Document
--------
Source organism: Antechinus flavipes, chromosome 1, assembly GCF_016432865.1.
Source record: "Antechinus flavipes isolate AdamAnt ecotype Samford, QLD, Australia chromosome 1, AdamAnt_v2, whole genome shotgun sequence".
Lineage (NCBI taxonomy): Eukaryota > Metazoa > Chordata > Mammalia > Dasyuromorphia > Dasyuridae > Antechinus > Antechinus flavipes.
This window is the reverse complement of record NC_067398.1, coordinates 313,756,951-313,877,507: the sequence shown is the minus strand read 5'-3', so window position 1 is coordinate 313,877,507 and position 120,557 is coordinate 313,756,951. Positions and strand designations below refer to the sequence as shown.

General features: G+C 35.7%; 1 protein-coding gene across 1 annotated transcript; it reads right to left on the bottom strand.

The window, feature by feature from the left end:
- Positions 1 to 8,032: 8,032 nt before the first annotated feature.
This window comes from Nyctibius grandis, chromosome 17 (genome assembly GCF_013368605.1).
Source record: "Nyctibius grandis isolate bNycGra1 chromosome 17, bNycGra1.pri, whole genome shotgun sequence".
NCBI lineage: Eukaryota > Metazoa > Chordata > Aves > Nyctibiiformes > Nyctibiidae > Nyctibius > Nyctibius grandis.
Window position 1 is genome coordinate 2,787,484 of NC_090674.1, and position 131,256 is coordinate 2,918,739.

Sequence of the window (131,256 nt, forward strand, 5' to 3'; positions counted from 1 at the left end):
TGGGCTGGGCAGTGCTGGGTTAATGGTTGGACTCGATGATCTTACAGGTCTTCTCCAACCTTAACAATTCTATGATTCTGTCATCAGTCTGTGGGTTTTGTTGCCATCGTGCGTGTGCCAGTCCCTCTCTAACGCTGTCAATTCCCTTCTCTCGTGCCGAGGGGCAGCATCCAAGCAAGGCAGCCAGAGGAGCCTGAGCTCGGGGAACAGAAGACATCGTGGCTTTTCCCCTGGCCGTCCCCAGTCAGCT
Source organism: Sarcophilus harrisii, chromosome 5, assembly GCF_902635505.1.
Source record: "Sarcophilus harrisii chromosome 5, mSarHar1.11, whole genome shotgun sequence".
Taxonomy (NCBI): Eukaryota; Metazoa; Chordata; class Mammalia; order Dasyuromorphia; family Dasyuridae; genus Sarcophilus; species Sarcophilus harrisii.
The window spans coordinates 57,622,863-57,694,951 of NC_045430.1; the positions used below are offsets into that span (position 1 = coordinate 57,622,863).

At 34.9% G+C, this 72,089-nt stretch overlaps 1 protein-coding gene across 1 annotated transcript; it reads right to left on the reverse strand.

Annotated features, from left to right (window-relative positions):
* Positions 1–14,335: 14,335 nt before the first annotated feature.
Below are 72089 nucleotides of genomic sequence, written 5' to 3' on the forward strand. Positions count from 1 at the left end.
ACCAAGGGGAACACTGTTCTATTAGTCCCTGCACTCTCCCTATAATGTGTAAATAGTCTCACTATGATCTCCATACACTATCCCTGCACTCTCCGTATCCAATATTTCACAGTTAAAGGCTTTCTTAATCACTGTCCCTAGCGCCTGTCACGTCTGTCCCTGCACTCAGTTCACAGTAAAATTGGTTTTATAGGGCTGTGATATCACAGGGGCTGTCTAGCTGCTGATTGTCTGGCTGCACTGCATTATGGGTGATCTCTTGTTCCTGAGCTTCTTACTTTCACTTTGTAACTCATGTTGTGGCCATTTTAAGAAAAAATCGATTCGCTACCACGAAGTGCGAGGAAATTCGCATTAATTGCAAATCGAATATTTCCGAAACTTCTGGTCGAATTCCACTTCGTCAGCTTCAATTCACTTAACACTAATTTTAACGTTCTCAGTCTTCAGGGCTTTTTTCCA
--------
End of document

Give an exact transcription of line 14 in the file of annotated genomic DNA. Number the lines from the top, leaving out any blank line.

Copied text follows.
Source organism: Sarcophilus harrisii, chromosome 5, assembly GCF_902635505.1.